1.When we left off in the last article, the heads and cam were installed and the top end was ready to bolt on. Here is where we discovered a problem. The headers we had were for Ram Air III, the ports and bolts didn’t match up with the new heads.

1. When we left off in the last article, the heads and cam were installed and the top end was ready to bolt on. Here is where we discovered a problem. The headers we had were for Ram Air III, the ports and bolts didn’t match up with the new heads.

2.The only set of headers we could find were these (bottom) from Hooker. The large round ports match up the Ram Air IV-based heads.

2. The only set of headers we could find were these (bottom) from Hooker. The large round ports match up the Ram Air IV-based heads.

3.We tried to drop the headers in from the top, but no dice. Even with heads off the engine, they won’t fit.

3. We tried to drop the headers in from the top, but no dice. Even with heads off the engine, they won’t fit.

4.Since Redline Auto Sports has a lift, we lifted the GTO up and slid the headers in from the bottom. This might be a little tricky on jackstands.

4. Since Redline Auto Sports has a lift, we lifted the GTO up and slid the headers in from the bottom. This might be a little tricky on jackstands.

5.The other obstacle in the way was the A/C condenser box. We had to remove it in order to clear the passenger side header.

5. The other obstacle in the way was the A/C condenser box. We had to remove it in order to clear the passenger side header.

6.We also had to clearance the passenger side motor mounts. The square tabs on either side of the metal mount had to be removed in order for the headers to clear.

6. We also had to clearance the passenger side motor mounts. The square tabs on either side of the metal mount had to be removed in order for the headers to clear.

7.With that done, the header bolted right up to the heads.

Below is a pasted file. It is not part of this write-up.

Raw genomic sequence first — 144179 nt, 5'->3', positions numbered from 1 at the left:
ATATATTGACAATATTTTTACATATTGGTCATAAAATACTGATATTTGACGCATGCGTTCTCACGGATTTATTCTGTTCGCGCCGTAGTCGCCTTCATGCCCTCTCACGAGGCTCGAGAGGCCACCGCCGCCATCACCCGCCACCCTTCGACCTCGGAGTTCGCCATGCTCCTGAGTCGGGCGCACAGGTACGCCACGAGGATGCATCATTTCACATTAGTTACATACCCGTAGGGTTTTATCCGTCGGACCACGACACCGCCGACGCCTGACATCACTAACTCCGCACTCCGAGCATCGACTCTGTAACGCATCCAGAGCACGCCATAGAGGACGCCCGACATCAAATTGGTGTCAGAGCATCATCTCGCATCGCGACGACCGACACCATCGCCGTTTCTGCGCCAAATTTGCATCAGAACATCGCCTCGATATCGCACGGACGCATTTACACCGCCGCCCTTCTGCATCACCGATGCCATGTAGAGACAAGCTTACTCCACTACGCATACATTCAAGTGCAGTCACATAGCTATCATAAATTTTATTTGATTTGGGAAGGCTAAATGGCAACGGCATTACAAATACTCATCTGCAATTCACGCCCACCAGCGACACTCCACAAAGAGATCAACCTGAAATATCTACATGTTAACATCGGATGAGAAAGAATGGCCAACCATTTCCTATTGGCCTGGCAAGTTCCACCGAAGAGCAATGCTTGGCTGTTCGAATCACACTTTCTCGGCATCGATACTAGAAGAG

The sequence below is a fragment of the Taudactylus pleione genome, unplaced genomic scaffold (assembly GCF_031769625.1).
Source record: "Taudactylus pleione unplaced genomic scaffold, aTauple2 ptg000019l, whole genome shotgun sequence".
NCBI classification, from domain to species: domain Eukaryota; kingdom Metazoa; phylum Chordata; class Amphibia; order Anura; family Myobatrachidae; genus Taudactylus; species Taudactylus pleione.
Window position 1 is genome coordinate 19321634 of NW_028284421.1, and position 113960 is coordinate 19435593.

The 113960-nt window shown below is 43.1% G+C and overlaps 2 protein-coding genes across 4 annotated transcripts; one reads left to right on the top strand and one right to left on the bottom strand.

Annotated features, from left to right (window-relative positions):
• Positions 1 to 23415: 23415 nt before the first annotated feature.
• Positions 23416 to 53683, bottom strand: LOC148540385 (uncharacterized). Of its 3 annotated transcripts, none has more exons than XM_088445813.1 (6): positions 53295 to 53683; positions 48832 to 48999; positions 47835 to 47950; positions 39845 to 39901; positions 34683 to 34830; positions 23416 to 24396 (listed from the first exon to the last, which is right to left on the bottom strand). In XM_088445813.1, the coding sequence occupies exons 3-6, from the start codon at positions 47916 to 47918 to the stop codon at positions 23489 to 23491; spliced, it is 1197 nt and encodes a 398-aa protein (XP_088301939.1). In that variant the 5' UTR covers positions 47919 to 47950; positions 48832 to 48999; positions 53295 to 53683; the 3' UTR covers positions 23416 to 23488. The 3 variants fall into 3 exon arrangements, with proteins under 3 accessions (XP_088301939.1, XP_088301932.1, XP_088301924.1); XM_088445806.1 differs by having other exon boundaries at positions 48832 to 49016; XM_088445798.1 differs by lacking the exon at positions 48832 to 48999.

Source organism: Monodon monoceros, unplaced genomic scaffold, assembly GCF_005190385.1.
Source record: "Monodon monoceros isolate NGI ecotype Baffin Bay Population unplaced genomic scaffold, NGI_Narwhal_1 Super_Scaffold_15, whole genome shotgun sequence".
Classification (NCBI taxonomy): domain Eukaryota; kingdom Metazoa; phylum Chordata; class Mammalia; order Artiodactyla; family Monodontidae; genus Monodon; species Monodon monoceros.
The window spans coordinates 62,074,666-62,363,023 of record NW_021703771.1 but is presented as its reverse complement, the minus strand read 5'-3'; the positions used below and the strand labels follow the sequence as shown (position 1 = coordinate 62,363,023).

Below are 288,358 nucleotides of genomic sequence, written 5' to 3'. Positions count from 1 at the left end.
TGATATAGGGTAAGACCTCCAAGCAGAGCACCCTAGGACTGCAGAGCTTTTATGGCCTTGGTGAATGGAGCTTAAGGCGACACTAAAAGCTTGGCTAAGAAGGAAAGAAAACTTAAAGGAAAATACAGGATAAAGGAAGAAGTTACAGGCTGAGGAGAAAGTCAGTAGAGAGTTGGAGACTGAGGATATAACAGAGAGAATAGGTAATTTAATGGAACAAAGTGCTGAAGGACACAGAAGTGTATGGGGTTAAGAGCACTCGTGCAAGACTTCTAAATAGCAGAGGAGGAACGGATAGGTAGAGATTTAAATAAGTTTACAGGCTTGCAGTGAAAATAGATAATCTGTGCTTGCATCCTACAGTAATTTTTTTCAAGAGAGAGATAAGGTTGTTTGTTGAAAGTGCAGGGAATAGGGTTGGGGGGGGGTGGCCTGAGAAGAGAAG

7. With that done, the header bolted right up to the heads.

8.The driver side header had its own issues. The stock-style starter fits, but touches the header. This is a bad idea, the starter is not going to last long with this much heat running through it.

8. The driver side header had its own issues. The stock-style starter fits, but touches the header. This is a bad idea, the starter is not going to last long with this much heat running through it.

9.We went with a mini-starter to alleviate the problem. The GTO is a 4-speed, which causes some fitment issues with most mini-starters, due to the fullsize bellhousing, that does not angle back like an automatic. Here we test fit the starter mount.

9. We went with a mini-starter to alleviate the problem. The GTO is a 4-speed, which causes some fitment issues with most mini-starters, due to the fullsize bellhousing, that does not angle back like an automatic. Here we test fit the starter mount.

10.We had to slightly clearance the mounting block to fit the bellhousing.

10. We had to slightly clearance the mounting block to fit the bellhousing.

11.The original valley pan was cleaned up and reused, then the new intake was dropped on.

11. The original valley pan was cleaned up and reused, then the new intake was dropped on.

12.We used a set of stainless steel intake bolts to set off the engine, why use a bunch of crusty old bolts? These 12-points have a smaller head too, which makes fitting a socket easier.

12. We used a set of stainless steel intake bolts to set off the engine, why use a bunch of crusty old bolts? These 12-points have a smaller head too, which makes fitting a socket easier.